Brightest Bulbs

Recently, I was contemplating how many things are screwed up bad in the USofA. This is a time of more than garden variety kvetching about how much better things could be, this is a time where nearly everything is falling apart. Our government budgets are hopelessly imbalanced, the dollar is falling, stagflation is arriving, real estate is imploding, education systems are strained, health care is unaffordable, and I have dogs and cats living together in relative peace and harmony. Real wrath of God stuff.

Then, while I was contemplating all of these things, the teevee set that was chattering relentlessly in the background gave me the answer: on it came President George Bush. It hit me as obviously as a summer thunderstorm: there have to be a lot of really stupid people running things for it to get this messed up.

As I think about it, my contact with government and everything else has had me run into a lot of people that I didn’t think were that bright. After all, that’s one of the great purposes of bureaucracy – to standardize a function to the point where you don’t have to hire bright people to carry it out effectively. The net result is that often intelligent and creative people stay far, far away from such a system as they look for something a little more exciting, and soon the standardized world is on auto-pilot. But even if that’s true, is it really the problem?

It doesn’t take a lot of smarts to be really good at what you do, after all. George Washington was once derided by Ben Franklin for not being all that bright, but you can bet that Franklin eagerly supported Washington as a General and later President. To be a great leader takes so much more than intelligence; skills like tact, motivation, and of course bravery are all more critical than smarts. If nothing else, being kind or genuinely helpful is appreciated in any person you have to work with on a daily basis.

So how did we get this messed up? What could possibly have gone so terribly wrong all at once, with so many obviously avoidable and stupid things happening? Whether we have smart people in positions where they can make a decision or not, what we need are people that know their limits. A bit of humility can cause even the smartest person to ask around on a topic to help make a good decision a better or at least more bold one. That’s worth something.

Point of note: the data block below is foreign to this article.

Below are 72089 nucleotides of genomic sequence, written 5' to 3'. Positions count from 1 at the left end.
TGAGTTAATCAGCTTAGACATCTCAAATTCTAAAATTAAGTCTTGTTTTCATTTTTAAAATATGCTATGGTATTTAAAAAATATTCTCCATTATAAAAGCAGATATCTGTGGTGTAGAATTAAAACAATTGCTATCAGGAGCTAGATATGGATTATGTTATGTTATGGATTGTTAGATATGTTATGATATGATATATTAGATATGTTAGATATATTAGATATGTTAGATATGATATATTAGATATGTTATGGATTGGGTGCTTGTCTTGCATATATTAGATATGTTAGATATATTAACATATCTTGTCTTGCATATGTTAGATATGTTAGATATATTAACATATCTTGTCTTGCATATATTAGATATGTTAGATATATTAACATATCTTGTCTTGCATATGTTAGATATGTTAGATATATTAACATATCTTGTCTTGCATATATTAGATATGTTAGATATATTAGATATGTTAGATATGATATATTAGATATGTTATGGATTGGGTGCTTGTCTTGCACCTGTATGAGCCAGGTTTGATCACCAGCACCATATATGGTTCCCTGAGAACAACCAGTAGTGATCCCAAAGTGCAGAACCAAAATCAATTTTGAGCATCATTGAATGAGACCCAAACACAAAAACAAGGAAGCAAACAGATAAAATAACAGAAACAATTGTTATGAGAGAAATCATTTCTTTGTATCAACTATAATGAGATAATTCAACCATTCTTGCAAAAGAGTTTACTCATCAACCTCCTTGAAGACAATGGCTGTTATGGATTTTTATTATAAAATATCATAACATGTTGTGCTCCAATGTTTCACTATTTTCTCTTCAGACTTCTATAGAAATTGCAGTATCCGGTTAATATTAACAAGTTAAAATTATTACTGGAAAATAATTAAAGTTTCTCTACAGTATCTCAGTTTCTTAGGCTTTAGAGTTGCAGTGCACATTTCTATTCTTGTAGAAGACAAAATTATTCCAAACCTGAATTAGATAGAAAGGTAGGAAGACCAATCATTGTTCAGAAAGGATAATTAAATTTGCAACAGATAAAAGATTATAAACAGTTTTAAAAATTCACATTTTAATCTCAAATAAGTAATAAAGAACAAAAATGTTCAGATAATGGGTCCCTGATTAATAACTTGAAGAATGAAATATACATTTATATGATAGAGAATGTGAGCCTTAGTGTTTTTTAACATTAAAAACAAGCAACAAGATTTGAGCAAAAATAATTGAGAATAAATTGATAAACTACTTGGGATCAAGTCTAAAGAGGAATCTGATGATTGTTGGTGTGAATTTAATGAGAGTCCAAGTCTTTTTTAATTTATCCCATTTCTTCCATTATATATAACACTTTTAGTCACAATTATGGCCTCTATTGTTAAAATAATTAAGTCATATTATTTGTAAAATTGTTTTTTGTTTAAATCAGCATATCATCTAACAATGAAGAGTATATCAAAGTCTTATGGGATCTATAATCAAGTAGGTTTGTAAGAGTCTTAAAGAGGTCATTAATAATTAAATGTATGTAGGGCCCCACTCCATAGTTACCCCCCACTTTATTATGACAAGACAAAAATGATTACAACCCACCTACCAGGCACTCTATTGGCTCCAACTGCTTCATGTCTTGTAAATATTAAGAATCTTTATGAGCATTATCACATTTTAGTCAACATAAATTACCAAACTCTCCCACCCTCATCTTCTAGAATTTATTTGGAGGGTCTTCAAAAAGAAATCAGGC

Arrogance is, in the end, the real problem that got us where we are. If someone isn’t quite bright enough to handle the office they are in, such as our President, the lease they can do is ask for a bit of help now and then. My experience with genuinely stupid people in some position of power is that they often react in exactly the opposite way; if you challenge them and hint that, as you are smarter, they could be “found out”, they only become more belligerent.

That’s how stupidity becomes an issue in any system, public or private. The problem is that even intelligent people may not know everything about a situation, given that we credential based on specialized “degree” tracks and experience in narrowly defined systems. As Scott Adams observed in “Dilbert”, we all pass in and out of idiocy many times a day. There’s just too much stuff to know.

What can we do about it? While it’s easy to fault stupidity, and it’s certainly the first thing that comes to my mind, we have to remember that we’re all in this together to some extent. We can all be stupid as individuals, but as a whole someone probably has it figured out. Arrogance is what makes us stupid. And boy, do we live in stupid times.


Why are sales of fiction difficult at best, with about 1 work in 5 actually making money for the publisher? There are many reasons for it. Competition with other forms of entertainment is a very big issue, since a book requires a sturdy commitment; a video from Netflix can be popped into a laptop, watched, and sent back in just 2 hours time.

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Why is it that some large urban projects succeed where others fail? What’s the magic formula for revitalizing cities?

While I doubt there’s any one formula that can be applied everywhere, I do think that there are lessons that can be learned everywhere, in cities all across the globe. Having been around just a little bit, I also like to think I learned a few of them firsthand.

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